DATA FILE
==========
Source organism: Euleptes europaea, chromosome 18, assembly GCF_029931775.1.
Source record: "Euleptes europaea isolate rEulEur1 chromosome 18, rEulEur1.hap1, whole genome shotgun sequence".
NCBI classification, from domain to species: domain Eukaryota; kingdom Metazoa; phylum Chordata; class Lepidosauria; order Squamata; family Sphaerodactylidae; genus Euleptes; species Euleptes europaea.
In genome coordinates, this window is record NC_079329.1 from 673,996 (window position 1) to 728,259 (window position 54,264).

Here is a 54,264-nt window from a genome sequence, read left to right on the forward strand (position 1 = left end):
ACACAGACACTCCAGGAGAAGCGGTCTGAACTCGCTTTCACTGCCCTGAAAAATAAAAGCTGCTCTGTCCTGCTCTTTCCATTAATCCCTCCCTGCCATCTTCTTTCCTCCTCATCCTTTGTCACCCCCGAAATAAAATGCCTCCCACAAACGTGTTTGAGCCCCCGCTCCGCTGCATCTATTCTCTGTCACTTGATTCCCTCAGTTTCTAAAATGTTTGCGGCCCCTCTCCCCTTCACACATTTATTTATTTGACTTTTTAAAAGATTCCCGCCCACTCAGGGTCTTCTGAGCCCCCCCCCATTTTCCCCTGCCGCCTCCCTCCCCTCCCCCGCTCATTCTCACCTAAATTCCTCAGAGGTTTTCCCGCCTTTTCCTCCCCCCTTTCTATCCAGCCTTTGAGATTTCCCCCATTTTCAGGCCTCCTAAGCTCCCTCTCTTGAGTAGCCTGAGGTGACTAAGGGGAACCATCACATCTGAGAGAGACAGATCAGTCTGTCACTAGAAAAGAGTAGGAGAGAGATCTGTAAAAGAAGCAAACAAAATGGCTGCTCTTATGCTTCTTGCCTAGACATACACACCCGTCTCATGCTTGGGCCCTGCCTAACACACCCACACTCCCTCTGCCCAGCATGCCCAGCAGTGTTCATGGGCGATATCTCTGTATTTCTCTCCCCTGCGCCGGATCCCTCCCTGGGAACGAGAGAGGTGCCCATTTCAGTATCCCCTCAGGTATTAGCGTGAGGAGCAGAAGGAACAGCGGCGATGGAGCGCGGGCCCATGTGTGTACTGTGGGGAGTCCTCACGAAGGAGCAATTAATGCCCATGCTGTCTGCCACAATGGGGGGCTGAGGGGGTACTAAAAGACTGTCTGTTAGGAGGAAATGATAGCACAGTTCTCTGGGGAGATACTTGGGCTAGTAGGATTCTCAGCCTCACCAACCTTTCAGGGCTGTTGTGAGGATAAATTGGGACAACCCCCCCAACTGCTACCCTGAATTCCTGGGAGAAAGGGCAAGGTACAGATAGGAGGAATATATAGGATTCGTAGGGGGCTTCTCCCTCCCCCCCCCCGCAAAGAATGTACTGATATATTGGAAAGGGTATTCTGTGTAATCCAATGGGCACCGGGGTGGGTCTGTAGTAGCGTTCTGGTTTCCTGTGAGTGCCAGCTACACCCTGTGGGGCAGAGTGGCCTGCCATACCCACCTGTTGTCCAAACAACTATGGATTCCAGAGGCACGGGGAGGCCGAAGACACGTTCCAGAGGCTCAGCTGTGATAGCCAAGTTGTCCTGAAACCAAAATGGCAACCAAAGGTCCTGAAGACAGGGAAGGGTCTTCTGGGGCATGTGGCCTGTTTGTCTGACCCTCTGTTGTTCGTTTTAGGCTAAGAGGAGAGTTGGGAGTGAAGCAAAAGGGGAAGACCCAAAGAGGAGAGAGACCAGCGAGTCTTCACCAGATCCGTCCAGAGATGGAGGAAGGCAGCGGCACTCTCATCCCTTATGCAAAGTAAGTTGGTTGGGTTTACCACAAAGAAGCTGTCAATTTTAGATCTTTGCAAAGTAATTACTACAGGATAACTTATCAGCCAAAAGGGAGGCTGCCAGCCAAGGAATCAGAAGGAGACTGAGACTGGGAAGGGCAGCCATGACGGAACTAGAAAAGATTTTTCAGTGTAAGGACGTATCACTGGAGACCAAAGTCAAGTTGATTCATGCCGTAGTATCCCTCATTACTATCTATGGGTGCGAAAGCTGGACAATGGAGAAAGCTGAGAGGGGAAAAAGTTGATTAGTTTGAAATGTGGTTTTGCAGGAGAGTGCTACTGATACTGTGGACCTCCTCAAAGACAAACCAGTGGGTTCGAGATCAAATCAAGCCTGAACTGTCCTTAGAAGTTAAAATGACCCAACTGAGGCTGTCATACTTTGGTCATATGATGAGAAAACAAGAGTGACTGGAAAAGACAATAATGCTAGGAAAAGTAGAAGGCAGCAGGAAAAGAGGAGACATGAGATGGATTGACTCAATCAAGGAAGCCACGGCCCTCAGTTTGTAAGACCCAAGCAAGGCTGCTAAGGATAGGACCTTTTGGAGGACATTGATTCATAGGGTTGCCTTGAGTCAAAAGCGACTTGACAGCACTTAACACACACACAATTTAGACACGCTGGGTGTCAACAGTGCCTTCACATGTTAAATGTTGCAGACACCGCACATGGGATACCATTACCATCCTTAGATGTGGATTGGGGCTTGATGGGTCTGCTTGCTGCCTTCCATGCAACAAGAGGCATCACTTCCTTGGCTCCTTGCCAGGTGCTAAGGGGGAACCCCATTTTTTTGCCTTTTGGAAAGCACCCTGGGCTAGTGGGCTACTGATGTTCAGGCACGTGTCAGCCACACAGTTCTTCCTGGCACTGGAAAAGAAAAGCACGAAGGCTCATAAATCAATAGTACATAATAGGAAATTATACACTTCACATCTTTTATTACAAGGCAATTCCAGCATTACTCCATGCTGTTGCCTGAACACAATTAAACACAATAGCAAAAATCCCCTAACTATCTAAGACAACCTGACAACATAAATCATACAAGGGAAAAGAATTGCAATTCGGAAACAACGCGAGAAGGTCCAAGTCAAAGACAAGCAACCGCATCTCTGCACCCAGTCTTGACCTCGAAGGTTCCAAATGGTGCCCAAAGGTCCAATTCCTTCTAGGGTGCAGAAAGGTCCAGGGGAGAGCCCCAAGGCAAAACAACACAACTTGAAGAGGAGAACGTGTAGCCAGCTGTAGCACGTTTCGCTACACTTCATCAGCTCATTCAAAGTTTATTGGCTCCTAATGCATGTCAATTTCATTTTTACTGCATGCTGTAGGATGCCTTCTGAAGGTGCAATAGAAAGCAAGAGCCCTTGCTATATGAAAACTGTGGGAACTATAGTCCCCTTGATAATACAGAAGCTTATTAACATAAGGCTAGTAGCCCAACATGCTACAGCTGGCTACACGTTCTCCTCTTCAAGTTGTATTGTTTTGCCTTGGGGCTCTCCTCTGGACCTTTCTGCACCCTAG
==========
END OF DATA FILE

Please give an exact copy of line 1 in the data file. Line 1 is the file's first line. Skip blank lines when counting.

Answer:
Source organism: Euleptes europaea, chromosome 18, assembly GCF_029931775.1.